So, let’s get started!

What is Swift and why Apple created it?

Swift is a programming language created by Apple. It’s easy to learn, but in my opinion difficult to master, however, the easy part will do for most of what you’ll need. Swift is a strongly typed language and has a familiar syntax for developers that come from other famous languages.

Swift was created, among other reasons, to make building apps for the Apple platform beginner friendly. Previously the scene was dominated by Objective-C. A powerful language with a syntax peculiar enough to confuse less experienced developers. Therefore, Apple came with this new pleasant-to-write language, not only attract young developers but also the very experienced ones.

If you want to learn more about what is Swift, you can visit the official website.

What is a type?

A type is an attribute we give to our data to tell the compiler how we intend to use it. In Swift, there are two kinds of data types: the “value” types and the “reference” types.

To keep the right pace, in this article we are going to talk about just value types.

What is a value?

A value is an instance of some data, like a number or text. In Swift, most of the commonly used value types are represented with struct, like Int, Bool, String, etc. But also another common way to represent a value type is enum. Here are some examples of values in Swift:

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true
"Hello!"
[1,2,3,4]

But what do we do with just values? We need to be able to identify them so we can move them around.

Introducing Variables

So again, what do we do with a value? We store it and run operations on it. How? Well, first we need to label it.

A variable is just a label that helps you identify your value for later use.

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var a = "Hello world"

It’s important to understand, that When we run an operation that mutates our value, we don’t change the original, but instead, a new one gets created and replaces the old value. Knowing this will help you decide what kind of data type to use when coding.

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var b = ["Hello", "World"]
b.append("!")
// b = ["Hello", "World", "!"]

Constants

Constants are mostly like variables but, once they’re assigned with a value, they cannot be reassigned. In Swift, they are declared with the keyword let.

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let c = 1

Trying to assign c = 2 will result in a compiler error

Passing Values Around

When working with value types, if we assign a variable to another, the value gets copied from one to the other. While the two variables may have the same value, changing one won’t affect the other.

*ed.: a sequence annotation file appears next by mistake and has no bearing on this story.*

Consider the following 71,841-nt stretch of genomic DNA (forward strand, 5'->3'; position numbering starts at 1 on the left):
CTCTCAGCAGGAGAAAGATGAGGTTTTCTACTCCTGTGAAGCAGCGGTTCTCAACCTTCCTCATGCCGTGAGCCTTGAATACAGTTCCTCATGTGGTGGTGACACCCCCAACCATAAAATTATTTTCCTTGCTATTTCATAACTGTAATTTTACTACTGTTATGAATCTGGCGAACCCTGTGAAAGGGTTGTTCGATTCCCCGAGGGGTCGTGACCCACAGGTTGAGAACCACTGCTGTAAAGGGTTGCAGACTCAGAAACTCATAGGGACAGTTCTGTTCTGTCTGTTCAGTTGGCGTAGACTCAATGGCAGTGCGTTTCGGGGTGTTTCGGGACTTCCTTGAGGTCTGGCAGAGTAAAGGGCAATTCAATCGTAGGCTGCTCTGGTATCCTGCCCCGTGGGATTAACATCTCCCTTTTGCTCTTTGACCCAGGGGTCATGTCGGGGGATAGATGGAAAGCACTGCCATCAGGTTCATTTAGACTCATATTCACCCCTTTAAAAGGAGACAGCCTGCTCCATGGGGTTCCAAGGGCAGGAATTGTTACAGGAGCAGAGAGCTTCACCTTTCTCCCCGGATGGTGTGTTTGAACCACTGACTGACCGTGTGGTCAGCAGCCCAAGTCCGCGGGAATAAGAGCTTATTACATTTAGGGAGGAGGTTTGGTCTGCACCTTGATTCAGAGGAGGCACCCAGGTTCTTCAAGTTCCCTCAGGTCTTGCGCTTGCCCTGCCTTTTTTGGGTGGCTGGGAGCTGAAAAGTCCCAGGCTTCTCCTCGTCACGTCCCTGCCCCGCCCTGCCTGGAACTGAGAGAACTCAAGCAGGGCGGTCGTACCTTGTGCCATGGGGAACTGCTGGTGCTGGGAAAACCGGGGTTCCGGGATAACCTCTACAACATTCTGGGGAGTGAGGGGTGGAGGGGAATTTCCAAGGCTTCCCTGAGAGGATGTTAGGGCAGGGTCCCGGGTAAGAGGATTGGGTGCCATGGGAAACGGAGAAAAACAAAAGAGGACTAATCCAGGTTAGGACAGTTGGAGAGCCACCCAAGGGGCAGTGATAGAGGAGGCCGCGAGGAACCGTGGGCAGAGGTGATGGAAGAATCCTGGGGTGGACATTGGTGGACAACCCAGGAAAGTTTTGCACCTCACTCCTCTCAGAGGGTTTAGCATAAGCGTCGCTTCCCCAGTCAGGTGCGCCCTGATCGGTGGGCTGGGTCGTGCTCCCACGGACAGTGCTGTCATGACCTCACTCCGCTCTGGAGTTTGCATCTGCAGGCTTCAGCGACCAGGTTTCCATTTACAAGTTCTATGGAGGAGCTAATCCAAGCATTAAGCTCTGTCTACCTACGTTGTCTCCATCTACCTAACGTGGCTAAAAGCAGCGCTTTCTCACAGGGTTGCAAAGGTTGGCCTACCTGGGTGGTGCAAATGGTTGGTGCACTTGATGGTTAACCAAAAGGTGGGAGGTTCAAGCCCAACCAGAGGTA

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var d = b // ["Hello", "World", "!"]
d.append("from Italy")
// ["Hello", "World", "!", "from Italy"]

Notice how b stays the same, while the value of d changed.

Conclusion

This is all for now about value types in Swift. Hope you liked it and feel excited to go and play with what you’ve learned. On the next part, I’m going to talk about reference types.

If you like what you just read or want me to continue writing about the Swift basics, please subscribe to receive on your email a monthly summary of the activity of the blog. Also, please share this content to keep me motivated. And if you have any questions or something to add, let me know on the comments section below.

Bye 😉

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Swift Tip - Using variadic parameters

Want your array parameters to look way cooler?

Boring

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func trapInUpsideDown(people: [String]) {
// ... your code here
}
trapInUpsideDown(people: [“Dustin”,”Mike”,”Lucas”, "Will"])

Cooler look

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func trapInUpsideDown(_ people: String...) {
// ... your code here
}
trapInUpsideDown(“Dustin”,”Mike”,”Lucas”, "Will")

😉

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Swift Tip - Printing multiple variables at once?

Wanna print multiple variables?

Problem

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let name = "Tony"
let lastName: "Stark"
print(name)
print(lastName)

Better solution

Wrap them on a tuple.

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let name = "Tony"
let lastName: "Stark"
print((name, lastName))

Awh, syntactic sugar ☺️

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Swift Tip - Ditch the semicolon

Every time you use a semicolon (;) in swift, a tree dies 🙄. Don’t roll your eyes! It’s true.

Don’t use them, they are a thing of the past. They make your code look ugly and nasty.

Look how ugly:

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let lukeSkywalker = JediKnight();
lukeSkywalker.savePrincessLeia();

Now look how beautiful:

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let lukeSkywalker = JediKnight()
lukeSkywalker.savePrincessLeia()

Nice, clean, perfect 😌.

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Swift Tip - Closure retain cycle

Avoid calling self inside your closure as much as possible.

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let tower = { [weak self] rapunzel in
return self?.knight.save(rapunzel)
}

What if self is nil? I know what you’re thinking. Forget unowned! Just pass a capture list with the properties you need inside the closure.

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let tower = { [knight] rapunzel in
return knight.save(rapunzel)
}

And that is how it is done.